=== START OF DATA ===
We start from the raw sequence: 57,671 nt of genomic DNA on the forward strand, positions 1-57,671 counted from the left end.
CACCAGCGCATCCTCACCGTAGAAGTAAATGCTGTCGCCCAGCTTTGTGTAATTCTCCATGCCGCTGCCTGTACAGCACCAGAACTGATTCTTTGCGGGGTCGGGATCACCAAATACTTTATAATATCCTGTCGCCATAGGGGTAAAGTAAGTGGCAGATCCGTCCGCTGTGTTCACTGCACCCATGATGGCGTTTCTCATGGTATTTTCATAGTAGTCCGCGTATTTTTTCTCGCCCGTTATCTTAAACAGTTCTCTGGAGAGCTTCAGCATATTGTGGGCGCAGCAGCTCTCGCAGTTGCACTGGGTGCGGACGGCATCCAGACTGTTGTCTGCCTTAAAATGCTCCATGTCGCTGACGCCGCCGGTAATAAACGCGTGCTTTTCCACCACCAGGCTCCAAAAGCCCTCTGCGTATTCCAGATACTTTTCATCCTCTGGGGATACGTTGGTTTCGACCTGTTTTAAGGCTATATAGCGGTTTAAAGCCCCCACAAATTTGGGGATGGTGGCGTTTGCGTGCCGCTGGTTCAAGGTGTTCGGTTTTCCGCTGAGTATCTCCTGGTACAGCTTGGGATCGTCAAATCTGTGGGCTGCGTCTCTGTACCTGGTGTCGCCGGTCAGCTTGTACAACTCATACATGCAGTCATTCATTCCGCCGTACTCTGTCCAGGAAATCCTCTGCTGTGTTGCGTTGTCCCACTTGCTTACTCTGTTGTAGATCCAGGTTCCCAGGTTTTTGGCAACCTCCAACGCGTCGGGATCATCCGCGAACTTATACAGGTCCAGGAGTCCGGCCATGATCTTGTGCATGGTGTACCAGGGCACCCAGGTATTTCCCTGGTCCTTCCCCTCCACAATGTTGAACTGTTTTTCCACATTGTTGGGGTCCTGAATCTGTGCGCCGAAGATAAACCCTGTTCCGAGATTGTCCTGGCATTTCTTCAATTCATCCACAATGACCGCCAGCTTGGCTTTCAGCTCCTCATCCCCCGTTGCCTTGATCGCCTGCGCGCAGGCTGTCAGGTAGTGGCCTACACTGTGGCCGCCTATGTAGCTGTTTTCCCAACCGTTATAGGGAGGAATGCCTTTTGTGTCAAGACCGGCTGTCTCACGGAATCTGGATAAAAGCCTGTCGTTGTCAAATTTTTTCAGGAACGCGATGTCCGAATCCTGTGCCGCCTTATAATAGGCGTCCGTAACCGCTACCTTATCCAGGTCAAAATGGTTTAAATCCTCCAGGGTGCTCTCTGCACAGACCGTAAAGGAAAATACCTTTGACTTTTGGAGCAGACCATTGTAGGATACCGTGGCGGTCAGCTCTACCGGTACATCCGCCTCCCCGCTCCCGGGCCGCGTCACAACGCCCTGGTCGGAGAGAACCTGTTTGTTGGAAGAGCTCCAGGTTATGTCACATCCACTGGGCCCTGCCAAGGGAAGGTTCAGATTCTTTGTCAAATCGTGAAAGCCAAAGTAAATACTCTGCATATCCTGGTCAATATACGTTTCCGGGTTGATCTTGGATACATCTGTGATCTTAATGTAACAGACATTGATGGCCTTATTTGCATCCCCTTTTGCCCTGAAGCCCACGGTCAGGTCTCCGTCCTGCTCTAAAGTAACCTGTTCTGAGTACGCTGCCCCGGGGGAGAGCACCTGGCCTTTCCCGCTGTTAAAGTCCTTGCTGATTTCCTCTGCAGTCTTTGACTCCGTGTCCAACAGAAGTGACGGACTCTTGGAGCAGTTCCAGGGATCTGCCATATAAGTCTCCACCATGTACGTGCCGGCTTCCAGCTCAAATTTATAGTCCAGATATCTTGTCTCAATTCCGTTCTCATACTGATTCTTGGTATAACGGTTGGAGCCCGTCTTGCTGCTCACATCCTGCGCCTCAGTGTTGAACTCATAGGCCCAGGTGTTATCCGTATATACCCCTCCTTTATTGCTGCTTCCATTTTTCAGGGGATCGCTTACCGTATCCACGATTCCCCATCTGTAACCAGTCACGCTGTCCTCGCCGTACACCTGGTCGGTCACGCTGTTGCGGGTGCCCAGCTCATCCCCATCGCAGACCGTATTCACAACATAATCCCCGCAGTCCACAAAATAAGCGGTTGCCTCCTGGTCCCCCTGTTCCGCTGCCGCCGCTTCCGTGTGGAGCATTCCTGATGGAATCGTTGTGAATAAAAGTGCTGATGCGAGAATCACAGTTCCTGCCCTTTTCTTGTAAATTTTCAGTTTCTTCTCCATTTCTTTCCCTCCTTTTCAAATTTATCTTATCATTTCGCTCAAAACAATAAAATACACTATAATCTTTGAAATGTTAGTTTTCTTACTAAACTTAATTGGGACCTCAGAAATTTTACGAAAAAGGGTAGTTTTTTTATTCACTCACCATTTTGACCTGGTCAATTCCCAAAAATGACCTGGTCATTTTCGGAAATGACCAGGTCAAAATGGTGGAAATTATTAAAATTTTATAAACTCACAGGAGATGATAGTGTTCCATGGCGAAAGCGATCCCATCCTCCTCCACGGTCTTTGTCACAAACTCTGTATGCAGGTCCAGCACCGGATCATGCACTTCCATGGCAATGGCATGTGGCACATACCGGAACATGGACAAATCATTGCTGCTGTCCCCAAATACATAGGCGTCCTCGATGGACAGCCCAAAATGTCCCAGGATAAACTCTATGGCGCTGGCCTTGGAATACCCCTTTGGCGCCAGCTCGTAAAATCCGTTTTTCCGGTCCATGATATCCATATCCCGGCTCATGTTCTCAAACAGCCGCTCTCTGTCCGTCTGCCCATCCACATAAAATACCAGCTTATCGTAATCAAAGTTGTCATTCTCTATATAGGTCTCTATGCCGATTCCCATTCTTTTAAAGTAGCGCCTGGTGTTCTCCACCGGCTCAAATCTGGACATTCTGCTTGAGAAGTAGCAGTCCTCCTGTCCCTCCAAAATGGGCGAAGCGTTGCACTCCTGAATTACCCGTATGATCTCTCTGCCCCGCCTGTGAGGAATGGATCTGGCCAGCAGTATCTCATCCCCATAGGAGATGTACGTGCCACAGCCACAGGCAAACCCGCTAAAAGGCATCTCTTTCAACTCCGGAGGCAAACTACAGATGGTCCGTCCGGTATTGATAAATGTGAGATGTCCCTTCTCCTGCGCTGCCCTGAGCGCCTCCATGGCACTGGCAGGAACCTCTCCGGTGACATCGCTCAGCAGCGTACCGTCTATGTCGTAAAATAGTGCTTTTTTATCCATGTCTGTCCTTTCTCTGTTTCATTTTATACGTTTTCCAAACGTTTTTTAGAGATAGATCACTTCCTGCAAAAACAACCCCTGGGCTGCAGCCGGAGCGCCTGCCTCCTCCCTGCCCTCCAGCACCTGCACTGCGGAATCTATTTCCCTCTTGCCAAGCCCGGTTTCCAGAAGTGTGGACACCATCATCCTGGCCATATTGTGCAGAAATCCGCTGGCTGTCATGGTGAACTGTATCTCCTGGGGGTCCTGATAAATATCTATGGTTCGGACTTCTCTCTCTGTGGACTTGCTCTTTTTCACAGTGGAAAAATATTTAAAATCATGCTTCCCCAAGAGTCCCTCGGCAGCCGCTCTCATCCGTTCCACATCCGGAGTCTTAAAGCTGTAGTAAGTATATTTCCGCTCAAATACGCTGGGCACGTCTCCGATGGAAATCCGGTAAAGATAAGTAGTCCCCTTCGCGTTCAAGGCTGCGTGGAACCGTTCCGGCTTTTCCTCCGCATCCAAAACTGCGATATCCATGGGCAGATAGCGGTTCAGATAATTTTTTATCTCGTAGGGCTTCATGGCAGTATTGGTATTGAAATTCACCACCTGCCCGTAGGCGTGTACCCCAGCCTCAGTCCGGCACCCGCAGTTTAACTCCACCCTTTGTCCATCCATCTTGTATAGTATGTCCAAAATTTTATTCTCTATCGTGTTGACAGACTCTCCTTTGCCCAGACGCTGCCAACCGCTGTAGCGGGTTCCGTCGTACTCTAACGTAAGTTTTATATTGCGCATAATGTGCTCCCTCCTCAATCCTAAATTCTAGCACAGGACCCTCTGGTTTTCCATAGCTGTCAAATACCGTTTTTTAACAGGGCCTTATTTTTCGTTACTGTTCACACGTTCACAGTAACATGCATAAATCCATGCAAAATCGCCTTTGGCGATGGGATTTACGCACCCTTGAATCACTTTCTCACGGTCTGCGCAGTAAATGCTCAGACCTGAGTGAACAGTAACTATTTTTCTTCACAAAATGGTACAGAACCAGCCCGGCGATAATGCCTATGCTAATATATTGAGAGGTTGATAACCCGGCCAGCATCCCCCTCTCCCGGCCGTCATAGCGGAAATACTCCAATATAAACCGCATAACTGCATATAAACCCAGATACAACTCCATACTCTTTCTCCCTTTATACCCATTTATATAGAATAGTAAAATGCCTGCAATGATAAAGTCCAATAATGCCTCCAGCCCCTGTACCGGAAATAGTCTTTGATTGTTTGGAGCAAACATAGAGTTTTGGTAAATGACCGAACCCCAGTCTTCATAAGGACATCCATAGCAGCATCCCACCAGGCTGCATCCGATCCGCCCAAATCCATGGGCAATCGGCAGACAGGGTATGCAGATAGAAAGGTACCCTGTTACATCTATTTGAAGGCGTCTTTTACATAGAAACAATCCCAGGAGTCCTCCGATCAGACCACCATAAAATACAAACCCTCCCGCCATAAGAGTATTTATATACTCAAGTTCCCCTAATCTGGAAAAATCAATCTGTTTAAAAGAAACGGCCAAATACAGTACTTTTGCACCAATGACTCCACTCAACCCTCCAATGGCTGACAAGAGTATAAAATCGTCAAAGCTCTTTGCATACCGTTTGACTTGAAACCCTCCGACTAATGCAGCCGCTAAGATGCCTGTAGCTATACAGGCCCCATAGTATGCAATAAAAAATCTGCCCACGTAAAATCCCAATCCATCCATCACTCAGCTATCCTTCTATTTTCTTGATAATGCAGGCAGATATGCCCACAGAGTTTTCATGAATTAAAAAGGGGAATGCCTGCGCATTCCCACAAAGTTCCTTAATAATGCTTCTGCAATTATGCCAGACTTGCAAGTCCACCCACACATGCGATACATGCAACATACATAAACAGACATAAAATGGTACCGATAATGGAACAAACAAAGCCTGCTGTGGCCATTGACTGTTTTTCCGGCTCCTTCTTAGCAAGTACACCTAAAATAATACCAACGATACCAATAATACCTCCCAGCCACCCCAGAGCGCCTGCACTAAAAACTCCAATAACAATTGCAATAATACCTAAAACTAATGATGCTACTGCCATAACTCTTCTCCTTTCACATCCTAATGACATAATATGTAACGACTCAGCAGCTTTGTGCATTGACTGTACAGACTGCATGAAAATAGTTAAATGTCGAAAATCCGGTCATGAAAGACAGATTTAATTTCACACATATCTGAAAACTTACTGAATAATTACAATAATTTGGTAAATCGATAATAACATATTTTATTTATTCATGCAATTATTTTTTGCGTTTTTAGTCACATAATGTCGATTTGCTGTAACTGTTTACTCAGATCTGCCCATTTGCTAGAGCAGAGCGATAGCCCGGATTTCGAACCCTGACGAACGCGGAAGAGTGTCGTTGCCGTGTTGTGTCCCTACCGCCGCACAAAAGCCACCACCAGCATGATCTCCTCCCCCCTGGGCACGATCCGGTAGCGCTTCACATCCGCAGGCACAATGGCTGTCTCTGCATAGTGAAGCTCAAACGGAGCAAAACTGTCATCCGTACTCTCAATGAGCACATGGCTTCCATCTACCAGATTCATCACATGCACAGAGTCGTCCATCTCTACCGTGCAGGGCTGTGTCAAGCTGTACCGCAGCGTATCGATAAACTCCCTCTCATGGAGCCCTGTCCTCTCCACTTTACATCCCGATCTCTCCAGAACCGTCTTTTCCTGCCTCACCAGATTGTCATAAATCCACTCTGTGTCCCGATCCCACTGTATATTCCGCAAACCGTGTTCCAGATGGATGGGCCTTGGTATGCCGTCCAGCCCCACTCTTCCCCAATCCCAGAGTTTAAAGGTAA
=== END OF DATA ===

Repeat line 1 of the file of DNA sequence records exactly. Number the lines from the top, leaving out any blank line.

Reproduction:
We start from the raw sequence: 57,671 nt of genomic DNA on the forward strand, positions 1-57,671 counted from the left end.